By Makeida Antonio
A packed schedule of young, fresh, local artists has been carefully crafted by the man behind H Wright Promotions.
The multi-genre show, Artiste Takeover, will be happening tonight from 8pm to 2am at the Heineken Headquarters in Coolidge featuring artists such as Jordan, Tigua, Thae, DJ Melody Kid, Kido, Ekon, Bazzle Kid, Niqko, Annie The Voice, TK, Arlen Seaton, 23 Style Dem, Muscle and O Block.
This is the first time Humroy Wright will be putting on an event of such magnitude. A smaller version of the concept happens weekly at his popular bar and lounge, Wright Room.
He believes the artists are talented and ready for the big stage, with bright lights and hundreds of people enjoying their performances.
“They have good music, clean music, high quality music and I am just excited about this new journey,” Wright told Observer in an interview yesterday.
Wright explained that a few major sponsors played a pivotal role in helping his team plan and organise the event, when asked about the planning of such an ambitious venture.
“It’s really expensive. We are not doing it with many sponsors so I take this time to big up Dragon Stout, Wheels Supermarket, Stingray City, Camie Bakery, and all of the streaming platforms,” he explained.
The event’s concept was inspired by Wright’s realisation during his own journey as an artiste that there is a missing platform for other genres including dancehall, hip-hop, R&B, and soul music in Antigua and Barbuda, and he envisioned creating a platform to give such artistes a voice.
“These genres dominate the market here, but the locals who decide to sing that kind of music don’t get much support and that is the reason why I am doing this event,” Wright stated.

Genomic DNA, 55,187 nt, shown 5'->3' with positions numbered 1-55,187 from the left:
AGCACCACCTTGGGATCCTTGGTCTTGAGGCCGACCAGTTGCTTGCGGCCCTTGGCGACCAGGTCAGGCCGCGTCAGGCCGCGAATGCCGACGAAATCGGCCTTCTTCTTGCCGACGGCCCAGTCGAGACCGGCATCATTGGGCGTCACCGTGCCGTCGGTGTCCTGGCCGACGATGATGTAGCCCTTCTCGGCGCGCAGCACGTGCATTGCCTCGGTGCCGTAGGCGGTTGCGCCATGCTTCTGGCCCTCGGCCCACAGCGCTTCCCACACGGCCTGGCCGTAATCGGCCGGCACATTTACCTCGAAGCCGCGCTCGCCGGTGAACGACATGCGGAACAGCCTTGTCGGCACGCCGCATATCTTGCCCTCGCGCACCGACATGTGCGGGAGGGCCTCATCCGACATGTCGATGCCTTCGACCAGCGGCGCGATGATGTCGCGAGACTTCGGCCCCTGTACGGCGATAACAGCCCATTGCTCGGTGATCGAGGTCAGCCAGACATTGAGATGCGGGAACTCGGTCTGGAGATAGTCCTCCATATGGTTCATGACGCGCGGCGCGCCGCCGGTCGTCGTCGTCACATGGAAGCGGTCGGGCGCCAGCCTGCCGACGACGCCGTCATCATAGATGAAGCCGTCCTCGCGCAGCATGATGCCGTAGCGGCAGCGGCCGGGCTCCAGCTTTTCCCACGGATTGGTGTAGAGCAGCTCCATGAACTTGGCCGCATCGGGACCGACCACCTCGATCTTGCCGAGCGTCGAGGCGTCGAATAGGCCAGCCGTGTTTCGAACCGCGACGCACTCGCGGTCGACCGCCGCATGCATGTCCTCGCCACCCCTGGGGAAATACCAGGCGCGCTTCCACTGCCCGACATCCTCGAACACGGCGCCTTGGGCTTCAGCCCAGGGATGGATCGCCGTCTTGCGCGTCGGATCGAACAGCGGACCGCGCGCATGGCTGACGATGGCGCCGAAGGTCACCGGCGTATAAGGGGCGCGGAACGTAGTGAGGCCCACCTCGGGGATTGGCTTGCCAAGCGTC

The promoter of the summer beach party ‘Sun’s Out, Buns Out’ said he hopes that following Artiste Takeover, the performers get more radio plays, more bookings from local promoters, and are more widely seen and heard overall.
“We do have these talents here and they can definitely make music. We can’t be heard by the world if we are not even being streamed in our own country, so I am hoping that the people who come out to the show leave inspired, start looking up these artists and downloading and streaming the music, and engage with the music videos on YouTube,” he said.
Observer also spoke to a few of the artists featured on the lineup to gauge their readiness for the stage in an event that is arguably a first of its kind.
Najee George, 22, who goes by the name Christian Ivy, could not contain his excitement during an interview with Observer the day before the event.
“It feels exciting, exhilarating. I’m all bubbly because it is a great opportunity. I haven’t been on stage for what feels like a really long time. I’m really inspired with all of those energies circulating in one space,” he said.
Tyla Nathaniel, stage name TayNova, is in her early 20s and a newcomer to the music industry. She told Observer that, although nervous, she was reminded that there are people looking forward to her performance on the big stage.
“At first, I felt a bit intimidated and nervous about performing on this platform, since I’m new to the music industry and the least experienced when compared with other artists on the line-up,” she explained.
“As the show drew nearer, the nervousness became excitement, because I constantly reminded myself that people are coming out to support me and this is something I’d enjoy doing full-time.”
Lynton Inverary – stage name Ekon – 22, shared his appreciation for all the support he has been receiving this year, and this show is no different.
“I feel honoured that my talent has been recognised because I just started; I always hoped that I’d be getting booked for shows, and this past year I have probably had an event every other month. It’s amazing that people see and appreciate what I do,” he said.
Nikido Joseph, stage name Kido, 29, says the opportunity speaks to the development of the country and its youth and culture.
“Having this opportunity is an opportunity for those in the future. Our music is starting to diversify itself, no longer calypso and soca, but other genres, and a show like this would really help to broadcast the different talents, and breaking down barriers that have never been touched before, because of how our musical landscape has been,” Joseph said.